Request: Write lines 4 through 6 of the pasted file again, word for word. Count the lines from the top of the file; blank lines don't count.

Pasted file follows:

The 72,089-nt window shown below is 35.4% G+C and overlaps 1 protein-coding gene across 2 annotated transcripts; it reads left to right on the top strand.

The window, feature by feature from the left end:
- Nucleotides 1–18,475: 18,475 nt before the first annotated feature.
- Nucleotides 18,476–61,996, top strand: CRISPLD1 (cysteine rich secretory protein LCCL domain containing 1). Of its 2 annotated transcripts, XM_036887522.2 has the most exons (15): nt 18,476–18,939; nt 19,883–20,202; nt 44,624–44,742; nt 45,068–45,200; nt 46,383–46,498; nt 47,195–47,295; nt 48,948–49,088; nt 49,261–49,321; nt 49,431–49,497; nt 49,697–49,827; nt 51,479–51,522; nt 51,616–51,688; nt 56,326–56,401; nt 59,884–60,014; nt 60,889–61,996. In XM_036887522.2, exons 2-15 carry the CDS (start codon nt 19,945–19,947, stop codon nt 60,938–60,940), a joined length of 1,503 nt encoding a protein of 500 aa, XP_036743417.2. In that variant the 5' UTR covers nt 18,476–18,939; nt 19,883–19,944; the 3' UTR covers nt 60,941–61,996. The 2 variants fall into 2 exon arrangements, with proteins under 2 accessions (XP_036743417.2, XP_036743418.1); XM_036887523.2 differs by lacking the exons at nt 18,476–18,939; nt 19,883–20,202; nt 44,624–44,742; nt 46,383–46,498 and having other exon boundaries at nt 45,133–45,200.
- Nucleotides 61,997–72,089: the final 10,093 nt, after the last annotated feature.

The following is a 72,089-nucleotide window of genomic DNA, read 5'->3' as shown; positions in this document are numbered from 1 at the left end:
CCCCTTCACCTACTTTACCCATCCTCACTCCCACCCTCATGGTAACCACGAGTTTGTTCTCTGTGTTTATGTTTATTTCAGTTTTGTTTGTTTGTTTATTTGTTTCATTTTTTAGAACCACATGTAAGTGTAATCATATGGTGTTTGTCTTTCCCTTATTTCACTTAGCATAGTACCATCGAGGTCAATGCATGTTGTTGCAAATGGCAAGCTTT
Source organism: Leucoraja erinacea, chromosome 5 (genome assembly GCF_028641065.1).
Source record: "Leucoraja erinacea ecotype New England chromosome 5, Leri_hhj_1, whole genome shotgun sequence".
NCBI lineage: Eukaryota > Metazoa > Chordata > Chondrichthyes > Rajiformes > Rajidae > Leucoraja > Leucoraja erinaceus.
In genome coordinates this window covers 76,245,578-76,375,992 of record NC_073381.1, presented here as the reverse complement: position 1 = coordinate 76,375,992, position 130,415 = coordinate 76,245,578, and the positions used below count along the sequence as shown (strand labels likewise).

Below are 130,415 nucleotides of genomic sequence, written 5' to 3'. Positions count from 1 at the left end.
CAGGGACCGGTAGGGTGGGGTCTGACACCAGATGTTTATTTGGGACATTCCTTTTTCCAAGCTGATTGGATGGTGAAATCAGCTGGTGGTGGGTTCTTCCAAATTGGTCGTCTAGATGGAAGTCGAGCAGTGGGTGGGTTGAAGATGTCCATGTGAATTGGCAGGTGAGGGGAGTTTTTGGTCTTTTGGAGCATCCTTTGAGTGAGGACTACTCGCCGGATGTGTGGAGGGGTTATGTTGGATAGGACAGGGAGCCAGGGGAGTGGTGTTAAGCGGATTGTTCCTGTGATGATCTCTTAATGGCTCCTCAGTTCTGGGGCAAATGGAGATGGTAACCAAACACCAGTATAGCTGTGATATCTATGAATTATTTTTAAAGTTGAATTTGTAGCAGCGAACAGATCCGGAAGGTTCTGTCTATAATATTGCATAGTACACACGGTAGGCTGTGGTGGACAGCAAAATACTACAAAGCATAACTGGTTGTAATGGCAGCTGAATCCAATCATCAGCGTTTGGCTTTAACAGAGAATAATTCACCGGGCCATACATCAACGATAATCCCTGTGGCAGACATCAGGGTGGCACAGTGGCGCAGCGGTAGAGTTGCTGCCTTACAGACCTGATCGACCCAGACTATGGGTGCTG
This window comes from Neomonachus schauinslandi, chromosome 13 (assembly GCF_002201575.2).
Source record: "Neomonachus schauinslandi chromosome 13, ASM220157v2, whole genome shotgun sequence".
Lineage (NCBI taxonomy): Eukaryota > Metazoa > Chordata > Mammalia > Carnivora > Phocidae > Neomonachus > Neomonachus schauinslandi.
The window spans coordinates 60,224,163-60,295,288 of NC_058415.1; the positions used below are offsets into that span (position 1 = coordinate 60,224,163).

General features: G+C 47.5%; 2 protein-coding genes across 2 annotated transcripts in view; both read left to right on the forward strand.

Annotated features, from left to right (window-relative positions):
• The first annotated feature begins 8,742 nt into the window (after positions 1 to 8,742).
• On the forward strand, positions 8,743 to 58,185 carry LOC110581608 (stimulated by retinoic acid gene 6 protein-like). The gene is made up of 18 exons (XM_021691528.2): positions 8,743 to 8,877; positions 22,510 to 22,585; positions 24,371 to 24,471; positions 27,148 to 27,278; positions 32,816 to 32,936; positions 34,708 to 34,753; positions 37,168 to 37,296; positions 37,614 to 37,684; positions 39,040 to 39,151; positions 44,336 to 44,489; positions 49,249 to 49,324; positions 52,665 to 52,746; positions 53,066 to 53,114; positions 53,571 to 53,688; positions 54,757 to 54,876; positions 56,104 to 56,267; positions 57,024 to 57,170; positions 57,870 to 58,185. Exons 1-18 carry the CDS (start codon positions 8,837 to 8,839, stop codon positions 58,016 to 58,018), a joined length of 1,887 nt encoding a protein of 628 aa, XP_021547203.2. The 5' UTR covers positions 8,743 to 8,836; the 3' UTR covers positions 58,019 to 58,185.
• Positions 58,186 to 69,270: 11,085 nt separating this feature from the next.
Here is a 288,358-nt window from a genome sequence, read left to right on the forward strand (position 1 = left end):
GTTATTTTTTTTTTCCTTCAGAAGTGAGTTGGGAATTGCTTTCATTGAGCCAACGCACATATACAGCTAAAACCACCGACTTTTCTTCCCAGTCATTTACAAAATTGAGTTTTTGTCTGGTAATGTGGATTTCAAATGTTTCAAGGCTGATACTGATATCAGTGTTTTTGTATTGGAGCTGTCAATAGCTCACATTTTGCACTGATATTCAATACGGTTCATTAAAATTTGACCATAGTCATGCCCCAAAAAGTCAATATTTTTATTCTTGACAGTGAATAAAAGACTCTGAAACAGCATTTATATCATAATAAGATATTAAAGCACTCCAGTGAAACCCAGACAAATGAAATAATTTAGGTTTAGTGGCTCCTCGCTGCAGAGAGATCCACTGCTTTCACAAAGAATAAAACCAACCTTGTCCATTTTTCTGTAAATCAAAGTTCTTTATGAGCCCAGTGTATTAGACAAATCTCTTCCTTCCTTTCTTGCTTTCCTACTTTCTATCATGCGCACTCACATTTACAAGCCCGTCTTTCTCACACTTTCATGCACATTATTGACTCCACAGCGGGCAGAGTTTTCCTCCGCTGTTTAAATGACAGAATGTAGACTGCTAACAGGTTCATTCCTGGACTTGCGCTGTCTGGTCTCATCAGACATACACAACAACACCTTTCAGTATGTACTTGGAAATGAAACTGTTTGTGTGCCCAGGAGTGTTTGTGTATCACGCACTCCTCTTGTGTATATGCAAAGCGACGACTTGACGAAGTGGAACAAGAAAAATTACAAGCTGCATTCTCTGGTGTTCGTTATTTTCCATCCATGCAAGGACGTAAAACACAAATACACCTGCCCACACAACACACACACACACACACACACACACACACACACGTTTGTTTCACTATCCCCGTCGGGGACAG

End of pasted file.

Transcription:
- Nucleotides 18,476–61,996, top strand: CRISPLD1 (cysteine rich secretory protein LCCL domain containing 1). Of its 2 annotated transcripts, XM_036887522.2 has the most exons (15): nt 18,476–18,939; nt 19,883–20,202; nt 44,624–44,742; nt 45,068–45,200; nt 46,383–46,498; nt 47,195–47,295; nt 48,948–49,088; nt 49,261–49,321; nt 49,431–49,497; nt 49,697–49,827; nt 51,479–51,522; nt 51,616–51,688; nt 56,326–56,401; nt 59,884–60,014; nt 60,889–61,996. In XM_036887522.2, exons 2-15 carry the CDS (start codon nt 19,945–19,947, stop codon nt 60,938–60,940), a joined length of 1,503 nt encoding a protein of 500 aa, XP_036743417.2. In that variant the 5' UTR covers nt 18,476–18,939; nt 19,883–19,944; the 3' UTR covers nt 60,941–61,996. The 2 variants fall into 2 exon arrangements, with proteins under 2 accessions (XP_036743417.2, XP_036743418.1); XM_036887523.2 differs by lacking the exons at nt 18,476–18,939; nt 19,883–20,202; nt 44,624–44,742; nt 46,383–46,498 and having other exon boundaries at nt 45,133–45,200.
- Nucleotides 61,997–72,089: the final 10,093 nt, after the last annotated feature.

The following is a 72,089-nucleotide window of genomic DNA, read 5'->3' as shown; positions in this document are numbered from 1 at the left end: